I can’t stress how important it is to keep on top of U.S. government reporting requirements for offshore assets. Joseph Ax reported on the Reuters website last night:
A Florida man must pay more than $2.2 million in civil penalties for failing to file the required forms for his Swiss bank account, a federal jury said on Wednesday.
After a trial that began May 19, the jury found Carl Zwerner liable for failing to report the account to the U.S. Treasury Department from 2004 to 2006, though it found that he does not owe a penalty for 2007, court filings show.
U.S. tax regulations require all American taxpayers with at least $10,000 in a foreign bank account to file a Report of Foreign Bank and Financial Accounts, known as a FBAR, in order to assess the proper taxes…
Regular readers of Offshore Safe Deposit Boxes should be acquainted with FBAR by now. I blogged back on April 15:
What exactly is FBAR?
According to the Internal Revenue Service website:
If you have a financial interest in or signature authority over a foreign financial account, including a bank account, brokerage account, mutual fund, trust, or other type of foreign financial account, exceeding certain thresholds, the Bank Secrecy Act may require you to report the account yearly to the Internal Revenue Service by filing electronically a Financial Crimes Enforcement Network (FinCEN) Form 114, Report of Foreign Bank and Financial Accounts (FBAR)…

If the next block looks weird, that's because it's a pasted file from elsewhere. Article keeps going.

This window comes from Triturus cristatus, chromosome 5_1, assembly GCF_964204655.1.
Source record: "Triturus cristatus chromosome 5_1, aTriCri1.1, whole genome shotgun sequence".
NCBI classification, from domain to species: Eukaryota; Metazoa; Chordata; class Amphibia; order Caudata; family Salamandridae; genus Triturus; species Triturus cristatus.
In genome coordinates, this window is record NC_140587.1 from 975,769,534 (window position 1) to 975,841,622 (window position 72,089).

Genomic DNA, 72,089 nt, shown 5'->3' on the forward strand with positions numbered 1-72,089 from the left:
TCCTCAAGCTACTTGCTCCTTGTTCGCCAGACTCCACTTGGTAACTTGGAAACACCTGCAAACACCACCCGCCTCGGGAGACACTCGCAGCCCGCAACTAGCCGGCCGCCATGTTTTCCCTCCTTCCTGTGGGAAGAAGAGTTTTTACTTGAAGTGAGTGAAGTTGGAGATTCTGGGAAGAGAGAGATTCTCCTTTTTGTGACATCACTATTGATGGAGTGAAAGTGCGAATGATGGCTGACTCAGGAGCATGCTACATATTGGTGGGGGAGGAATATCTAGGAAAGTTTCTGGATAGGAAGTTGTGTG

Who must file an FBAR?
The IRS specifies:
United States persons are required to file an FBAR if:
1. The United States person had a financial interest in or signature authority over at least one financial account located outside of the United States; and
2. The aggregate value of all foreign financial accounts exceeded $10,000 at any time during the calendar year to be reported…
So, $2.2 million in civil penalties for failing to file FBAR. Mr. Zwerner must have had many millions of dollars in that Swiss account to get slapped with a fine of that magnitude, right? Wrong. Ax added:
The Justice Department, which brought the lawsuit against Zwerner, sought to penalize him 50 percent of the value of the account in each of the four years he allegedly failed to file the reports.
The Swiss account, held at Dutch bank ABN AMRO, was worth about $1.5 million during the period in question, according to court documents…
$1.5 million. And a $2.2 million fine? Keep in mind that 50 percent penalty Ax noted and what I blogged in my April 15 post:
Failure to file the FBAR could result in harsh penalties. The IRS warns:
A person required to file an FBAR who fails to properly file a complete and correct FBAR may be subject to a civil penalty not to exceed $10,000 per violation for nonwillful violations that are not due to reasonable cause. For willful violations, the penalty may be the greater of $100,000 or 50% of the balance in the account at the time of the violation, for each violation…
Ouch. I wouldn’t mess with Uncle Sam when it comes to this sort of thing. Stay tuned as I continue to blog about U.S. government reporting requirements like FBAR and Form 8938/FATCA and what they mean for offshore safe deposit box holders.
By Christopher E. Hill
Offshore Safe Deposit Boxes (www.offshoresafedepositboxes.com)
Ax, Joseph. “Florida man must pay $2.2 million penalty for Swiss bank account.” Reuters. 28 May 2014. (http://www.reuters.com/article/2014/05/29/us-usa-florida-taxavoidance-idUSKBN0E904R20140529). 29 May 2014.